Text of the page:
YouTube Star Who Posted Video of Dead Body Says Parents Should 'Monitor' What Kids Watch

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YouTube Star Logan Paul made headlines last month after he enraged fans by posting a disturbing video from Japan's "suicide forest" featuring an actual dead body. After being criticized for his lack of judgment and "insincere" apologies, as well as losing both fans and lucrative business deals, the 22-year-old is once again catching flak for defending his actions by suggesting that parents should take more responsibility for their kids' viewing choices

  • The quote came from an interview Paul did with "Good Morning America" anchor Michael Strahan.

    In it, Paul gave a little insight into his thought process -- specifically, the one that led him to shoot, edit, and upload a video with such graphic, disturbing content. The YouTuber claimed his intent wasn't to offend, but to "shock and show the harsh realities of suicide."

    More from CafeMom: YouTube Star Popular With Kids Apologizes for Posting Video of a Dead Body

    Strahan asked Paul if he truly understood the impact his actions had on his 16 million followers -- many of whom are young kids. "When you put out content like that, do you realize the age of your audience?" he asked.

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  • "Michael, I'm 22 years old," Paul said. "It's not like I'm making content necessarily for kids."

    "Sometimes I cuss, sometimes I make inappropriate jokes ... I'm going to be honest with you, Michael, I think parents should be monitoring what their children are watching more," Paul explained. "Every parent I meet whose kids are under 9 or an age of, like, 12, I go, 'Hey, you let your kids watch my stuff,' and they go, 'Yeah, what am I going to do?'"

    Paul did say that after the backlash he faced, he has become more conscious of the fact that he has a huge influence on the many young children who look up to him and watch his YouTube channel.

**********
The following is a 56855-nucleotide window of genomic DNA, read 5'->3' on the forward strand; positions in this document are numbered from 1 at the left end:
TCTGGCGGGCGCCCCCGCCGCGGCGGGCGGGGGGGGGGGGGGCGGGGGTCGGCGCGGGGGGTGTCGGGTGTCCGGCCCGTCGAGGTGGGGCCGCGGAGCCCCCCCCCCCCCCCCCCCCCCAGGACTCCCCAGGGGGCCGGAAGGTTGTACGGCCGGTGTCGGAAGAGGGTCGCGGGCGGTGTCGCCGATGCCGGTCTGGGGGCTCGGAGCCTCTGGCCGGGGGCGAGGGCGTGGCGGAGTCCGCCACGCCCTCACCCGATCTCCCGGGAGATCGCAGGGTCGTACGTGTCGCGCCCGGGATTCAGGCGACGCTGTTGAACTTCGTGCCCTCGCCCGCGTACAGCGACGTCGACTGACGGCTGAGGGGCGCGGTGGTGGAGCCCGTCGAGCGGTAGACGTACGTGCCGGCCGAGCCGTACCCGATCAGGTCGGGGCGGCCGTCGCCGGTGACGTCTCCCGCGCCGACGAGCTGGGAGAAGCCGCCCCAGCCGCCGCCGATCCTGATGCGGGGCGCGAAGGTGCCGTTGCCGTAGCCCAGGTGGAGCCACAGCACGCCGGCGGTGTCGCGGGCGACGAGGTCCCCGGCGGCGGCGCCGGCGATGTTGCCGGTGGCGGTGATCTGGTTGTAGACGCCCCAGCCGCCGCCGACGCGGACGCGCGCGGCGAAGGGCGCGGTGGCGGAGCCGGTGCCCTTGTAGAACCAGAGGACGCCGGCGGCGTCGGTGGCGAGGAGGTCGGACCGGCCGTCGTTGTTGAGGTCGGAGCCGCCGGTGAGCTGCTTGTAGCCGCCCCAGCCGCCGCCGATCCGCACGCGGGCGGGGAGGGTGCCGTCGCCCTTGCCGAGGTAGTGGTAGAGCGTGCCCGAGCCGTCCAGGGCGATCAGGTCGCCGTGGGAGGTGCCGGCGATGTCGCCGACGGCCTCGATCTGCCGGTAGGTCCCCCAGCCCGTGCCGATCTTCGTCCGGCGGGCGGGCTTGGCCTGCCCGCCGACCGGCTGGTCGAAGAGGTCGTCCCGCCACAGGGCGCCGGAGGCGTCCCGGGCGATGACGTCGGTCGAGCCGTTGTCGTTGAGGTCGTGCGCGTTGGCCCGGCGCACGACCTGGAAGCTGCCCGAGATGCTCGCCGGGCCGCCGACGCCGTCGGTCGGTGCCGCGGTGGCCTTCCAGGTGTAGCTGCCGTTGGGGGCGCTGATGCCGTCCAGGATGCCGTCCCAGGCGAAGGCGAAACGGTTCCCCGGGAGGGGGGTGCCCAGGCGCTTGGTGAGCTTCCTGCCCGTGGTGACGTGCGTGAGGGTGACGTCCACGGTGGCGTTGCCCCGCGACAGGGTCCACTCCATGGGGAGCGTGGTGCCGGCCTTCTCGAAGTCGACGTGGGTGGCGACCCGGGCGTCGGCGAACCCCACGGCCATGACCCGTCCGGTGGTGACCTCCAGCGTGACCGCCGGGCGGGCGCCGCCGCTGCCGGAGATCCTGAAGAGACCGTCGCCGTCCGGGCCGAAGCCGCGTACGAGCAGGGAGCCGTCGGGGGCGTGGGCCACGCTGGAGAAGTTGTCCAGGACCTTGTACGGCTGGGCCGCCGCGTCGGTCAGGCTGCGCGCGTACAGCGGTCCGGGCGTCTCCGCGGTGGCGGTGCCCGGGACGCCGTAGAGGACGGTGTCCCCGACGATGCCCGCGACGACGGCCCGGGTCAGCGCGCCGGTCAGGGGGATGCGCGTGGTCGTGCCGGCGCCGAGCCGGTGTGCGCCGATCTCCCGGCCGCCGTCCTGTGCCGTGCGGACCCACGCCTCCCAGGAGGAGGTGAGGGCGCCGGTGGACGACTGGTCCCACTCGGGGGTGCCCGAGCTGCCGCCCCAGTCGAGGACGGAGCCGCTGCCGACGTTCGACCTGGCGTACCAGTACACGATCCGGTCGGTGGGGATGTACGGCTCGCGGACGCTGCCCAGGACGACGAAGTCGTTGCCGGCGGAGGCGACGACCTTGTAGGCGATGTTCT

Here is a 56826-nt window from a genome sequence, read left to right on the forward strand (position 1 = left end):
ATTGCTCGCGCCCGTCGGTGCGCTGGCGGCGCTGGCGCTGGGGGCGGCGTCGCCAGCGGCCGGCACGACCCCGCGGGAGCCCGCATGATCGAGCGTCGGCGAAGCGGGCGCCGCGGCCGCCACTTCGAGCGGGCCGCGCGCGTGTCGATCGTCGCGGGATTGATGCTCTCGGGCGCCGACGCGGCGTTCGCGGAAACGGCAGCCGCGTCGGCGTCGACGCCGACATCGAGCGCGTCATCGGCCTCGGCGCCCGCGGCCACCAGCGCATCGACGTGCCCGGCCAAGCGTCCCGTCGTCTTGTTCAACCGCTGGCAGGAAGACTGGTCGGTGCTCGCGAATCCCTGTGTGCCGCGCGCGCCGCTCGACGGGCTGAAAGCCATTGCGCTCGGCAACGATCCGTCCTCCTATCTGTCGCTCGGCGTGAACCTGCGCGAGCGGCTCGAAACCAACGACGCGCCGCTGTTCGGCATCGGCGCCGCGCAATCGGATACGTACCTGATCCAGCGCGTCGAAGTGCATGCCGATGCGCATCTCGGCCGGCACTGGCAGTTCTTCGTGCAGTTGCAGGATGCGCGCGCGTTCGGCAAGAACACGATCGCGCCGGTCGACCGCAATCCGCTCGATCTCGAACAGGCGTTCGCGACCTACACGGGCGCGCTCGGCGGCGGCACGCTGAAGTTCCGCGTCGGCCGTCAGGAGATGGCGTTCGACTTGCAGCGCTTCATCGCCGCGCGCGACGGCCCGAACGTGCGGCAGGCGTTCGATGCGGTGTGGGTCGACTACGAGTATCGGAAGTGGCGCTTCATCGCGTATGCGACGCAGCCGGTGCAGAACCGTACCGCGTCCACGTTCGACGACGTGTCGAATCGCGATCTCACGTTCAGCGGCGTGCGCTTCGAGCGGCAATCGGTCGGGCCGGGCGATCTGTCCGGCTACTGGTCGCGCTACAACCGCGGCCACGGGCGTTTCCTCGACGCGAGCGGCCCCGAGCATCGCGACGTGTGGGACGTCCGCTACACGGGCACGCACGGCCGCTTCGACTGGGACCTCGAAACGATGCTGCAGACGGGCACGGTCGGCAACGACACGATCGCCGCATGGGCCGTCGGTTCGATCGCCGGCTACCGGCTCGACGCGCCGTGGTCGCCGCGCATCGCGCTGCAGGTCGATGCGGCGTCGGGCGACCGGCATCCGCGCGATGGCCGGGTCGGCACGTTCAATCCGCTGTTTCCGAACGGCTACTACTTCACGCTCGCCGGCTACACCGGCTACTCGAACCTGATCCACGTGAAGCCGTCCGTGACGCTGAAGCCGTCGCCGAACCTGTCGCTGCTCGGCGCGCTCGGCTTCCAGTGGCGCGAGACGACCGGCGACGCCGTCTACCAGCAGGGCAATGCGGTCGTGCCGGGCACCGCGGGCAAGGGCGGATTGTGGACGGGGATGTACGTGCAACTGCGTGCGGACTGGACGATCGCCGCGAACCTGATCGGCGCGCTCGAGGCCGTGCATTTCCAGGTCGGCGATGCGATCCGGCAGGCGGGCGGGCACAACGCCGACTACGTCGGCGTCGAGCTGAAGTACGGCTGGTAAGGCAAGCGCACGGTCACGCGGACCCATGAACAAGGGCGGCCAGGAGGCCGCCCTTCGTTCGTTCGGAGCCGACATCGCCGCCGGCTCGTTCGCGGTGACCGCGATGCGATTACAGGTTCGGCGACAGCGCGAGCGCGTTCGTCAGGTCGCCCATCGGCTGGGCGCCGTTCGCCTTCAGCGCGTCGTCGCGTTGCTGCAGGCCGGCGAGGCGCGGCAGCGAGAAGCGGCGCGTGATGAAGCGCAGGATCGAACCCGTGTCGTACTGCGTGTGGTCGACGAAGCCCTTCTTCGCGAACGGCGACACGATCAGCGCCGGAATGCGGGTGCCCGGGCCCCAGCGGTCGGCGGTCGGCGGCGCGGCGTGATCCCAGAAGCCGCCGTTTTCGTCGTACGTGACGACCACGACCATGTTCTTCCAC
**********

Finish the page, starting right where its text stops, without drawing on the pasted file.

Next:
• Very few agreed with Paul's implication that he shouldn't be held responsible for the content his young fans see.

  • The vast majority of parents were actually pretty disgusted with his comments.

  • Some suggested that the responsibility falls solely on creators who know they have young fan bases.

  • Toward the end of his interview, Paul shared that he is putting more thought into his online presence now.

    "I will think twice in the future about what I post," he said. "Probably three times."

    While his words appear to be somewhat sincere, they have certainly struck a nerve with many concerned parents. For most of us, monitoring the media our kids consume is a part of our everyday jobs. Still, at some point, we have to be able to trust that those creating the media -- especially when that media is specifically geared toward young people -- are being responsible with their platforms. No one is suggesting that Logan Paul cater only to his young fans, but it would certainly be nice if he refrained from shifting the blame onto the unsuspecting parents of the kids he traumatized.